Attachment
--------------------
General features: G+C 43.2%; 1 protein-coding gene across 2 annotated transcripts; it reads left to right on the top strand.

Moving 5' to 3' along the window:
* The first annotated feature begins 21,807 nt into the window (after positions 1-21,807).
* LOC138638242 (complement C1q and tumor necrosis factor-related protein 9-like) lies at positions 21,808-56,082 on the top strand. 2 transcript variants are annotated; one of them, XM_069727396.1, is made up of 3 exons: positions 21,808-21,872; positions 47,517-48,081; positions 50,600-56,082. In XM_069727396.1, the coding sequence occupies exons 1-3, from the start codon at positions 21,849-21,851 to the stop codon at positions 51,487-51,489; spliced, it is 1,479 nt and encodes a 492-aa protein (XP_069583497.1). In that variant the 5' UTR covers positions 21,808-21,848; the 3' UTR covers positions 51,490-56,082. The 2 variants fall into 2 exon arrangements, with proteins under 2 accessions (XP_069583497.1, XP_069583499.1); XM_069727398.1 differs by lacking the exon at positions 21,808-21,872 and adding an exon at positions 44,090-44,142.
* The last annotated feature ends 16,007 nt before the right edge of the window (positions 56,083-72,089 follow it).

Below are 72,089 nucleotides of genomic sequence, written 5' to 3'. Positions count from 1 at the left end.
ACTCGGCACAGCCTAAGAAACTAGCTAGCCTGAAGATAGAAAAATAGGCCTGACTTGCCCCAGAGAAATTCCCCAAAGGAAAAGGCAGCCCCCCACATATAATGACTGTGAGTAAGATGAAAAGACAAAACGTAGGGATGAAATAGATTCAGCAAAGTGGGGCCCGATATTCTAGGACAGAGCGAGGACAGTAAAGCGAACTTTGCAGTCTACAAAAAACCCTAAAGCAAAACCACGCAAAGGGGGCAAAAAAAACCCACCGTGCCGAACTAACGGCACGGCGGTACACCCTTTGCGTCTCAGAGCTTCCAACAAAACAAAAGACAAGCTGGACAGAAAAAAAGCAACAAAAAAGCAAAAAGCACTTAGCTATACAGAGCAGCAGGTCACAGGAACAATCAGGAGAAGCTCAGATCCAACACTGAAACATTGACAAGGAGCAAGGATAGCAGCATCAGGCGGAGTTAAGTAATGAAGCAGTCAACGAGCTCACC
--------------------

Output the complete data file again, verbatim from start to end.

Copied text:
General features: G+C 43.2%; 1 protein-coding gene across 2 annotated transcripts; it reads left to right on the top strand.

Moving 5' to 3' along the window:
* The first annotated feature begins 21,807 nt into the window (after positions 1-21,807).
* LOC138638242 (complement C1q and tumor necrosis factor-related protein 9-like) lies at positions 21,808-56,082 on the top strand. 2 transcript variants are annotated; one of them, XM_069727396.1, is made up of 3 exons: positions 21,808-21,872; positions 47,517-48,081; positions 50,600-56,082. In XM_069727396.1, the coding sequence occupies exons 1-3, from the start codon at positions 21,849-21,851 to the stop codon at positions 51,487-51,489; spliced, it is 1,479 nt and encodes a 492-aa protein (XP_069583497.1). In that variant the 5' UTR covers positions 21,808-21,848; the 3' UTR covers positions 51,490-56,082. The 2 variants fall into 2 exon arrangements, with proteins under 2 accessions (XP_069583497.1, XP_069583499.1); XM_069727398.1 differs by lacking the exon at positions 21,808-21,872 and adding an exon at positions 44,090-44,142.
* The last annotated feature ends 16,007 nt before the right edge of the window (positions 56,083-72,089 follow it).

Below are 72,089 nucleotides of genomic sequence, written 5' to 3'. Positions count from 1 at the left end.
ACTCGGCACAGCCTAAGAAACTAGCTAGCCTGAAGATAGAAAAATAGGCCTGACTTGCCCCAGAGAAATTCCCCAAAGGAAAAGGCAGCCCCCCACATATAATGACTGTGAGTAAGATGAAAAGACAAAACGTAGGGATGAAATAGATTCAGCAAAGTGGGGCCCGATATTCTAGGACAGAGCGAGGACAGTAAAGCGAACTTTGCAGTCTACAAAAAACCCTAAAGCAAAACCACGCAAAGGGGGCAAAAAAAACCCACCGTGCCGAACTAACGGCACGGCGGTACACCCTTTGCGTCTCAGAGCTTCCAACAAAACAAAAGACAAGCTGGACAGAAAAAAAGCAACAAAAAAGCAAAAAGCACTTAGCTATACAGAGCAGCAGGTCACAGGAACAATCAGGAGAAGCTCAGATCCAACACTGAAACATTGACAAGGAGCAAGGATAGCAGCATCAGGCGGAGTTAAGTAATGAAGCAGTCAACGAGCTCACC